in Chicago. In 1889 he accepted a position connected with the U.S. Coast and Geodetic Survey in the Bureau of Weights and Measures, at Washington, but he chafed under the restraints of an official situation, and after six months experience, returned to his home here. Before he left his health had begun to fail, and after his return late in the fall of 1890 he suffered still more. But his indomitable perseverance led him to struggle on. He opened a place at No. 303 Dearborn
street, in a very advantageous business portion of the city, and began work again. It was not for long. After struggling with disease for about six months he was compelled to stop forever. He died Nov. 5. 1891. at Elgin IllL., where he had gone for treatment by Dr. IP. Tyrrell. He leaves a wife but no children.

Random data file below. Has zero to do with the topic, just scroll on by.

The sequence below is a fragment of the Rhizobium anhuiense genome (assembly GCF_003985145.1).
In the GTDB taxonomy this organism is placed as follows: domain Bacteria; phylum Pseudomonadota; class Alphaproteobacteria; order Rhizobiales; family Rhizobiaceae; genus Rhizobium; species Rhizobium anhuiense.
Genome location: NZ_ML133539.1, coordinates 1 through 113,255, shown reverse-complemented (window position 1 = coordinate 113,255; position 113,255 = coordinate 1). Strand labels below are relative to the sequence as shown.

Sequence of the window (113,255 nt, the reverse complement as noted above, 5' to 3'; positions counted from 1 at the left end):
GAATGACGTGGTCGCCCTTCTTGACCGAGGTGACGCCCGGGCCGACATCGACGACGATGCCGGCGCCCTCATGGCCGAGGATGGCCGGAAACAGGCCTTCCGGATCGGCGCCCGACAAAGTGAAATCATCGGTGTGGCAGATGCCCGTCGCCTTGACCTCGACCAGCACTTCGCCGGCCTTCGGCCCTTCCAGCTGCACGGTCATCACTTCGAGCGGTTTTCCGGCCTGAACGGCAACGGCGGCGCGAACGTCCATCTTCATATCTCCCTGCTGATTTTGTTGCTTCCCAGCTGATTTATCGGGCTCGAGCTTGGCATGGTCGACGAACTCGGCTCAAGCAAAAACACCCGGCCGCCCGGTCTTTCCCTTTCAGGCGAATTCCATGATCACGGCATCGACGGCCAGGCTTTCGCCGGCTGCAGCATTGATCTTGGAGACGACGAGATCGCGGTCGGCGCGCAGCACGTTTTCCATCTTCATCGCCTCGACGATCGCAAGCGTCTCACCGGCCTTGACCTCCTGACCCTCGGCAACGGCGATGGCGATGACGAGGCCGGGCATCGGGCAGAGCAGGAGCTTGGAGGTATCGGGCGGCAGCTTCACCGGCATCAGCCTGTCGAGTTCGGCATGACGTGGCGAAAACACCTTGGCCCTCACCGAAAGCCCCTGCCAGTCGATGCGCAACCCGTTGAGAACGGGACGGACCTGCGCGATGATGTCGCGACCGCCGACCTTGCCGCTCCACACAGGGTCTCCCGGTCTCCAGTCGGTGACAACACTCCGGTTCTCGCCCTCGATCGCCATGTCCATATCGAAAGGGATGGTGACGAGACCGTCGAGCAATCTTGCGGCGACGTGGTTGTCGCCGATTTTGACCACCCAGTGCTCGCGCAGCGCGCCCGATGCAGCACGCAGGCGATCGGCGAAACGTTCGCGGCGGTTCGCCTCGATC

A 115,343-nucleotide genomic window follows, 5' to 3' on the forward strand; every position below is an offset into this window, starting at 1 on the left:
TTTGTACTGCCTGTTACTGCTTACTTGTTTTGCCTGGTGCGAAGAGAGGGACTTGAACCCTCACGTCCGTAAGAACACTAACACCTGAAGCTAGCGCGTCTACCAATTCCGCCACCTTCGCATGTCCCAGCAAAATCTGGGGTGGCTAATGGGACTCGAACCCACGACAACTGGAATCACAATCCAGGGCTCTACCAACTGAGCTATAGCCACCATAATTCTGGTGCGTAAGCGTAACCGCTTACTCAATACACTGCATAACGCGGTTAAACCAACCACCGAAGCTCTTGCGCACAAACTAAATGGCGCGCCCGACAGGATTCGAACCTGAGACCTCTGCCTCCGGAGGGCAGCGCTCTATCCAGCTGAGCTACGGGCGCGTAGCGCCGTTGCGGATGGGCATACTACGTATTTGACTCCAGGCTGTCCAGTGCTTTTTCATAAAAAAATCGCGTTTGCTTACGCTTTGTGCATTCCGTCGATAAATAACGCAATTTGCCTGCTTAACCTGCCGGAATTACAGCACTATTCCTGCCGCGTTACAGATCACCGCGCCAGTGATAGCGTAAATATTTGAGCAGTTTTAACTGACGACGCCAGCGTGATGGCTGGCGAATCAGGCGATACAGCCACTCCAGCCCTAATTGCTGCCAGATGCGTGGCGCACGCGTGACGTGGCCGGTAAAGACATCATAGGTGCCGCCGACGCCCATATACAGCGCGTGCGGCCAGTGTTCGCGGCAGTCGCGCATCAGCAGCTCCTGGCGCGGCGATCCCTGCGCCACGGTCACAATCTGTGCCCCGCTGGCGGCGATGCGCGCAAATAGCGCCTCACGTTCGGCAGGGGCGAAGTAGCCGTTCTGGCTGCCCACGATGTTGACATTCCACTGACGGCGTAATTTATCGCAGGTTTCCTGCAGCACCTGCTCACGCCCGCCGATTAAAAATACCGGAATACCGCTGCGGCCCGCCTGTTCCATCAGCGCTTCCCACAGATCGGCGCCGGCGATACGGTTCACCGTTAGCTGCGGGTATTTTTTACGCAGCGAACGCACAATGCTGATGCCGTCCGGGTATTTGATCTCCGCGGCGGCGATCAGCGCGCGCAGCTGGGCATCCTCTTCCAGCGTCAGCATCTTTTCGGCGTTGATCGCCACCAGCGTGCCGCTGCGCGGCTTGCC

Mr. Bulloch was a man of pronounced character and indomitable energy and perseverance. To those who did not know him well he appeared brusque and sometimes even overbearing. but his numerous friends soon learned to appreciate his straightforward manner of expressing his views, his pertinacious but just demands for a proper recognition of his rights, and his outspoken criticism of what he deemed erroneous in the theories or opinions of others. In his business he was conscientious and